Two years after her fateful chip ranking was published, Madeleine Chapman issues a correction.
Never return to the scene of the crime. Everybody knows that. But when everybody’s stuck at home and I have only my own thoughts to keep me company, they begin to wander to my greatest sins. And at the top of that list, even ahead of [redacted], is my chip ranking. I didn’t kill anyone, I didn’t physically hurt anyone, I didn’t steal anything (except a lot of people’s time, apparently) and yet the guilt lingers. So here I am, more than two years on, righting my wrong.
Back then (a lifetime ago!) I said that Bluebird Salt and Vinegar chips were the best in New Zealand. And thousands of you said ‘get fucked’. And you know what? You were right. Because it was the choice of a coward. Someone who wasn’t ready to put her actual favourite chip (Delisio Sweet Chilli Relish) at number one out of fear. Someone who thought just don’t make them angry while knowing full well that making decisions out of fear is a fool’s game. I was a fool. For nearly two years I walked the supermarket chip aisle with the weight of a nation’s anger on my shoulders. With every purchase of Proper Crisps Cider Vinegar & Sea Salt, I wondered is this, in fact, the best chip in New Zealand? Every flavour was reassessed in a new light and although I knew Bluebird Salt and Vinegar felt wrong, no other chip felt right.
People of New Zealand, it is with great pleasure and absolutely no fear or shame that I declare the new best chip in New Zealand:
1. Snackachangi Sour Cream Chive & Onion.
I’ll admit I walked straight past these chips for months (the Snackachangi ranged launched in June 2020) on my way to the Delisio section because the branding made it look like yet another ill-fated novelty range. Yes the name sucks and yes I detest saying it out loud. Snackachangi (hate it) is the unfortunately named spinoff chip range from Leigh Hart’s even more unfortunately named Wakachangi beer (gross). The name is terrible, the beer name is worse (though the beer is also surprisingly tasty), the packaging is hectic and not great, but the chips are something else.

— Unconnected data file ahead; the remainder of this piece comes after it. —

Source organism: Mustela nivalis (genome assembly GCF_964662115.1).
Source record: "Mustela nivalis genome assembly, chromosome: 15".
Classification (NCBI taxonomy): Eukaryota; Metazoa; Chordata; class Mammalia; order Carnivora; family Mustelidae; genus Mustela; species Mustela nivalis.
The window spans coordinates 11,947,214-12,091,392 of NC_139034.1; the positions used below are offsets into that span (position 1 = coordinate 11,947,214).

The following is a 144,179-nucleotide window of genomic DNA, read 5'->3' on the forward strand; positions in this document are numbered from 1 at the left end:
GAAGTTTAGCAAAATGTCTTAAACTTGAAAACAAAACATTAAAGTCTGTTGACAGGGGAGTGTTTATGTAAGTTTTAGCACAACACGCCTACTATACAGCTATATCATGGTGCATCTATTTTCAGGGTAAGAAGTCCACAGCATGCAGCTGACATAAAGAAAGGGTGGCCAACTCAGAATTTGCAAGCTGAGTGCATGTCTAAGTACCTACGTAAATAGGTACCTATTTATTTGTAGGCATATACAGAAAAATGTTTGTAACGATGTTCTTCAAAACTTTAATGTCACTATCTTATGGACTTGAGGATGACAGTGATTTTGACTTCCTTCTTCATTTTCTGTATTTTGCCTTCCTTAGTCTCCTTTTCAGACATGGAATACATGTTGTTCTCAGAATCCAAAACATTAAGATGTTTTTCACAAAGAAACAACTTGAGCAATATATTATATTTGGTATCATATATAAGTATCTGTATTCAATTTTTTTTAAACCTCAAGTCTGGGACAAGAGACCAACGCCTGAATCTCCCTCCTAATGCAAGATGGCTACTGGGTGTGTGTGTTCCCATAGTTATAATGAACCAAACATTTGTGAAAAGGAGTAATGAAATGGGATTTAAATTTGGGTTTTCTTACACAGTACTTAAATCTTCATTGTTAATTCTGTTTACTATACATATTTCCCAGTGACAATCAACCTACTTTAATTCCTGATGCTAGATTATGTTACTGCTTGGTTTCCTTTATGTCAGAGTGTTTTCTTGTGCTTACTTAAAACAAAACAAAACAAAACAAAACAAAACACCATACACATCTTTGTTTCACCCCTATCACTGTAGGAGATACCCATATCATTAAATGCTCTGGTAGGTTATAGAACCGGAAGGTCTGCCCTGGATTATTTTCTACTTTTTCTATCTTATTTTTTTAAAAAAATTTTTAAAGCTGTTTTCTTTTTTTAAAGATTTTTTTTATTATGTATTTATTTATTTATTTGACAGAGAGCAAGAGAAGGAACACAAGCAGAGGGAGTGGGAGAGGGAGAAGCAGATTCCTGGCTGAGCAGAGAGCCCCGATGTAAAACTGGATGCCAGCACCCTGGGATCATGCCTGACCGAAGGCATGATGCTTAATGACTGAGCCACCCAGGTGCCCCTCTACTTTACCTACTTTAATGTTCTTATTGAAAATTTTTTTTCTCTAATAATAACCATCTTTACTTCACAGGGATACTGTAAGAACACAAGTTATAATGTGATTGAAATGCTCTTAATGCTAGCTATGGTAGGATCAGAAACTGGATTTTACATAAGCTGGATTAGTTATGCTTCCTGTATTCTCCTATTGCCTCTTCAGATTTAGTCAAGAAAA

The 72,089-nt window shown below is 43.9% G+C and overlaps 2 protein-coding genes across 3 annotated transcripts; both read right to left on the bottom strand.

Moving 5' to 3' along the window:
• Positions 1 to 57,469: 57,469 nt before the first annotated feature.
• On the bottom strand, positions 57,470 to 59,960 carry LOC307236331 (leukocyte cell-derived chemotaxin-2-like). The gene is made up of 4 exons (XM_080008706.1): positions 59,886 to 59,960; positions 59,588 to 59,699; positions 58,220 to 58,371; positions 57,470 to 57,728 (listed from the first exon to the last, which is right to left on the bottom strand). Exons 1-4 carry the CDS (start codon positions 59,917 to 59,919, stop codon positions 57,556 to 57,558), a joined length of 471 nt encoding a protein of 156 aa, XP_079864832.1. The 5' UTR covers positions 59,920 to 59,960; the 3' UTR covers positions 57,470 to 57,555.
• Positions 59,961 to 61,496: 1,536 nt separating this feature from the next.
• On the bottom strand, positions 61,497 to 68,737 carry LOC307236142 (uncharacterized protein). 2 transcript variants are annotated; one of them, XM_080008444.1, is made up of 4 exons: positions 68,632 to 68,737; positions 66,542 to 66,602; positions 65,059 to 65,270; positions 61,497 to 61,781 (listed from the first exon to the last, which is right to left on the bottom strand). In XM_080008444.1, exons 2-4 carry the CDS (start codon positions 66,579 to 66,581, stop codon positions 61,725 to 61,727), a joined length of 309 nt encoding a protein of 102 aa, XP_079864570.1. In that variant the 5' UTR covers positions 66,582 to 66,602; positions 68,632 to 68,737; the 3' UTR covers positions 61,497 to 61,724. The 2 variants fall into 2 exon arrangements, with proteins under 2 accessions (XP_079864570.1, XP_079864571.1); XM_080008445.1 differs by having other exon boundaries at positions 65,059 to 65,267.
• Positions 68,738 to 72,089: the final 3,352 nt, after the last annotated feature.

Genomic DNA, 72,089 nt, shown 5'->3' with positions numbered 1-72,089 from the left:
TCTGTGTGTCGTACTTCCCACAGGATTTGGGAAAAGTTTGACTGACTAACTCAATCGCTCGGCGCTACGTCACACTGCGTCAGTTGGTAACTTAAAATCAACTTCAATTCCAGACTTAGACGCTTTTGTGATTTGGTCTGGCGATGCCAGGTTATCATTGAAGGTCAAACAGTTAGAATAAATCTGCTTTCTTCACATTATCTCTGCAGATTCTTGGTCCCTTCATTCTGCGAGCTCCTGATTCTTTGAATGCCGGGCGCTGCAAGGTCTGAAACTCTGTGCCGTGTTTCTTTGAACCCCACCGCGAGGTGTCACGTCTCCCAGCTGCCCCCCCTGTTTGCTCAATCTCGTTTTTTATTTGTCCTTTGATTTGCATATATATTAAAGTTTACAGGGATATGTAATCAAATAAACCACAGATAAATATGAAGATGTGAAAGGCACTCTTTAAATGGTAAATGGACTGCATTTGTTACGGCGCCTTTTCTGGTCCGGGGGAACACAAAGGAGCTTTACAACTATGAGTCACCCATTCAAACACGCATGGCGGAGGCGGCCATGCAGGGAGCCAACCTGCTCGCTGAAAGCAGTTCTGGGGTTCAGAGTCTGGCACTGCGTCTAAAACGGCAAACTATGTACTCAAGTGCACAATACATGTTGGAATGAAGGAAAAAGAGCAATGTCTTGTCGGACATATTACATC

How to describe this chip? It’s perfect, that’s it. I want to submit an OIA request to find out how, among all the bougie chip brands and stalwart chip brands, did Leigh Hart (Leigh Hart! From the sausage ads!) create the perfect chip.
First, the consistency. Sitting somewhere between a standard potato chip and a thick cut, Snackachangi has managed to find the ideal chip thickness. It’s sturdy enough to hold a lot of dip, but not too thick that it feels like a corn chip. And while chips like Proper and Kettles have an admirable density, Snackachangi is a rippled chip. A traditional crinkle, something I never thought I’d appreciate until I realised no new chip brands have crinkles. As with people, wrinkles in a chip give it personality and suggest a life well-lived. Snackachangi perfectly straddles the worlds of traditional, kinda budget potato chips (ETA, Bluebird classics) and new-age fancy-pants chips (Proper, Copper Kettle).
Secondly, the flavour. Snackachangi comes in five flavours. The BBQ flavour is decent, as is the vinegar and salt. But the star of the pack, in a world of its own, is Sour Cream Chive & Onion, or ‘Chonion’, as it’s known in my flat. I never thought I’d so love a flavour that wasn’t a staple (salted, chicken etc) but there’s something about this very specific flavour that makes it feel universal. The distribution isn’t too heavy so you’re not left with powdery fingers, but it’s strong enough that you know immediately what you’re dealing with.
It dips incredibly well (that aforementioned thiccness), and unlike other very specific chip flavours, Chonion chips can be eaten ad nauseam (did I use that term correctly? I doubt it). Any time a flatmate goes to the supermarket, it’s expected that they’ll return with two packets of flat chips: one Chonion and one “other”. In however many months Chonion chips have been available, no other flavour has been promoted to the main slot. And that, my friends, is a meritocracy in action.
Since starting this article I have learned that Griffin’s are the manufacturers of this chip and now I don’t know what to think. Griffin’s own chip brands are ETA and Kettle Chip Company, so I’d suggest they ditch those and go all in on Hart’s Snackachangi range. When you’re making the best product, why make a bunch of mediocre ones as well? Again, this thinking is why I’ll never be rich. But I don’t even care because you don’t have to be rich to buy a packet of Chonion chips. In fact, for only a few coins, you too can experience a perfect potato chip.
I don’t know how you did it, Leigh Hart, but your clever marketing skills have produced a genuinely astounding product that deserves to be eaten by every New Zealander before their silly little lockdown walk.
Snackachangi Sour Cream Chive and Onion chips are the best in New Zealand.